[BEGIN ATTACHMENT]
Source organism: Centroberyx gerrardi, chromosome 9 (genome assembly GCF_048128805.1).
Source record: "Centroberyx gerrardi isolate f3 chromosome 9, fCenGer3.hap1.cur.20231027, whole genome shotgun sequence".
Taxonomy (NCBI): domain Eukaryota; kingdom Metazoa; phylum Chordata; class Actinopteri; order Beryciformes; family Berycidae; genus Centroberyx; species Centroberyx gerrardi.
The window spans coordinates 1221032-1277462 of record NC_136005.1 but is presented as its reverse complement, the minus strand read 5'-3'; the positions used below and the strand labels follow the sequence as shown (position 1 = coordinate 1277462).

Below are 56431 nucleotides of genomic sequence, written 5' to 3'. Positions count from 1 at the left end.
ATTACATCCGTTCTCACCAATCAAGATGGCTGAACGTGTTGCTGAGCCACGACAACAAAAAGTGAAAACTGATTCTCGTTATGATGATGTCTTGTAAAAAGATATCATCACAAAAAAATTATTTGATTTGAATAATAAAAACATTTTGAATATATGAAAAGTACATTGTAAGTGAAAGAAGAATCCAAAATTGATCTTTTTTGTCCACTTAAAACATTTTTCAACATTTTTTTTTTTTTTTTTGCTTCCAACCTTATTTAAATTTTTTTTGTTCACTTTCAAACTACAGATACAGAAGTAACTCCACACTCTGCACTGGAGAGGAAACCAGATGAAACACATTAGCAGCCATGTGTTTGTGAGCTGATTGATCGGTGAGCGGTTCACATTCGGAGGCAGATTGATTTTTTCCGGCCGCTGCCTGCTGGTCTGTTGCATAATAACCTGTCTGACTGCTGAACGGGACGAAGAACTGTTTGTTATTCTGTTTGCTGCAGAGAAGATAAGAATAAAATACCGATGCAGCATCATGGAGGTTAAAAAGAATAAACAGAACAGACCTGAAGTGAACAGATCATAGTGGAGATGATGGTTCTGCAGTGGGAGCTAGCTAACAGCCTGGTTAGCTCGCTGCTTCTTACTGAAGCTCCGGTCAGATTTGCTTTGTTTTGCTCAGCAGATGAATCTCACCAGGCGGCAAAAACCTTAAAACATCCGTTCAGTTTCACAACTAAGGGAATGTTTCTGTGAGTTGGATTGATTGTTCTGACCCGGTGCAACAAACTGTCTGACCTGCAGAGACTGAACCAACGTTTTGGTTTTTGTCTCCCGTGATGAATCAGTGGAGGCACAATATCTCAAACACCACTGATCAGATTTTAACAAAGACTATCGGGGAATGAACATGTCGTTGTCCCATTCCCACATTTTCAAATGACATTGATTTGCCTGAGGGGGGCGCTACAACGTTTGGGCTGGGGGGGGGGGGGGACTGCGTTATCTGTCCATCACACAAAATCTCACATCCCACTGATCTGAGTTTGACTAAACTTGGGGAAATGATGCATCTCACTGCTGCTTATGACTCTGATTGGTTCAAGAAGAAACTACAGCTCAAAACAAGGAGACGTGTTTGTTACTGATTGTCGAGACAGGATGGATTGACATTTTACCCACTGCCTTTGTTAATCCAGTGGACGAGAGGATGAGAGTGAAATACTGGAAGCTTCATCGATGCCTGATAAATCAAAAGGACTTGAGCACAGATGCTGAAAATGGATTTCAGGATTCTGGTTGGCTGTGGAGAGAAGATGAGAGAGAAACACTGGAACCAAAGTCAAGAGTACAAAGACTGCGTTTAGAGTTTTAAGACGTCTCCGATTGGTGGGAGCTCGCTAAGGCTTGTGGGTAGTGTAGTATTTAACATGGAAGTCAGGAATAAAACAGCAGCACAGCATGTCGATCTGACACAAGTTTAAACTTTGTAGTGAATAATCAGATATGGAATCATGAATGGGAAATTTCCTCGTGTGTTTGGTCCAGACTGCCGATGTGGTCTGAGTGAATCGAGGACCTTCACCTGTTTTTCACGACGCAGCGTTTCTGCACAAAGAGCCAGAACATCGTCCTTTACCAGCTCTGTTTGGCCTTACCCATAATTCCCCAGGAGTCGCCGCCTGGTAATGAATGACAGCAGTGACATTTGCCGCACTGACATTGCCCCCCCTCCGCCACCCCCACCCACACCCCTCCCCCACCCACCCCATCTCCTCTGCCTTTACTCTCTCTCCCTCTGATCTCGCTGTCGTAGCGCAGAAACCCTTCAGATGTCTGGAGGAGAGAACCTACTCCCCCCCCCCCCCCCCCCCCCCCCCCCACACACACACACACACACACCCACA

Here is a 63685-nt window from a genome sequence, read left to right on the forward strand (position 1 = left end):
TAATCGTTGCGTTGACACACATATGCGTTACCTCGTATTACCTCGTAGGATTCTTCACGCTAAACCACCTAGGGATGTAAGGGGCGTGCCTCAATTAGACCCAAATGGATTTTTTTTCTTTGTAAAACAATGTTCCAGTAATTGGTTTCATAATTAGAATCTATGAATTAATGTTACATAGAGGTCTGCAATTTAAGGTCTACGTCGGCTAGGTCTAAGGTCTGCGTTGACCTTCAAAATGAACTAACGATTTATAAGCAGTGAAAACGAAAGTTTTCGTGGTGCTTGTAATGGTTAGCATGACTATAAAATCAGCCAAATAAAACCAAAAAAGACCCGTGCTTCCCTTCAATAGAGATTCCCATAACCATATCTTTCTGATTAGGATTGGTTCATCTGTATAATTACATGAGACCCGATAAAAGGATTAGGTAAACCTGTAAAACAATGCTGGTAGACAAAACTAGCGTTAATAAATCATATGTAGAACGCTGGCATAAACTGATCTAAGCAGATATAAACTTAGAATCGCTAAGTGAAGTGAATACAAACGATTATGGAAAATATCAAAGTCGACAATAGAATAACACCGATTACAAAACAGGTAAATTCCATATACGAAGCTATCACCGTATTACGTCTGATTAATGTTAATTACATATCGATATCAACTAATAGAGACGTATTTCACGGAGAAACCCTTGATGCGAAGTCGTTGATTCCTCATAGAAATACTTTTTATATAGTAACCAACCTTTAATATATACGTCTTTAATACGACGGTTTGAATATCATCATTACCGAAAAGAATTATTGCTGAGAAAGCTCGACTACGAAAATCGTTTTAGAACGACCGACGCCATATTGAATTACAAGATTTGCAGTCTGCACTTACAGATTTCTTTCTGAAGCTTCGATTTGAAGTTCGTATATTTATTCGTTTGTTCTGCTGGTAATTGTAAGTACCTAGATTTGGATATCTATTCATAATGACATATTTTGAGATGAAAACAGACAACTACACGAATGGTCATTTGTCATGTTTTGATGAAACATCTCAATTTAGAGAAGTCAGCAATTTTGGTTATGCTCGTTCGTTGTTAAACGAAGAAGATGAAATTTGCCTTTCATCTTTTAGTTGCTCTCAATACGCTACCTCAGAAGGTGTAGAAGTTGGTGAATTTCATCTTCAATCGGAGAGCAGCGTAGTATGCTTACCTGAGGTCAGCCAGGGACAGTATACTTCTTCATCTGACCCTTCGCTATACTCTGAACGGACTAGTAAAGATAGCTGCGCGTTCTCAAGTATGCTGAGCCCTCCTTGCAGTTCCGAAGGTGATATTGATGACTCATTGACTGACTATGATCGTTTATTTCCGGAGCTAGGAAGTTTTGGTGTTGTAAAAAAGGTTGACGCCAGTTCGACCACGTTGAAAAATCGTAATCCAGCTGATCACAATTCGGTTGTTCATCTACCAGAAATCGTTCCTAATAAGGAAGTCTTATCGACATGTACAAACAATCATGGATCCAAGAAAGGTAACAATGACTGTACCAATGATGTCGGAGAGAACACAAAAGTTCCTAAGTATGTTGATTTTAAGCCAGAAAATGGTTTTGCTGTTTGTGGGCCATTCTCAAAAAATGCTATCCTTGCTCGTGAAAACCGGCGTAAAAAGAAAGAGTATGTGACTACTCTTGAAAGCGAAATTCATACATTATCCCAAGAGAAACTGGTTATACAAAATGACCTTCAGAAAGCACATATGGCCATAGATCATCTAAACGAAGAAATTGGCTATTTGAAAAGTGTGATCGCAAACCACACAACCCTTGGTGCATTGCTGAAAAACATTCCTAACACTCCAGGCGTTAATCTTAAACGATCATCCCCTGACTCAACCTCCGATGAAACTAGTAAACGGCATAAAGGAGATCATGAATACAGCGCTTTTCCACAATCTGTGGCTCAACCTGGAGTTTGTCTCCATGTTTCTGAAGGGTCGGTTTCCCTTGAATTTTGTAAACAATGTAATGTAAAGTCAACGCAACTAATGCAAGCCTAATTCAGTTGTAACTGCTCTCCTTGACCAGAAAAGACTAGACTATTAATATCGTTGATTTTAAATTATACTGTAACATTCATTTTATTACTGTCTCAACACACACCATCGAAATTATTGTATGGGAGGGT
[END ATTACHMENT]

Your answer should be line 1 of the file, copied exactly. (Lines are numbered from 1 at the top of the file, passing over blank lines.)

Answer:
Source organism: Centroberyx gerrardi, chromosome 9 (genome assembly GCF_048128805.1).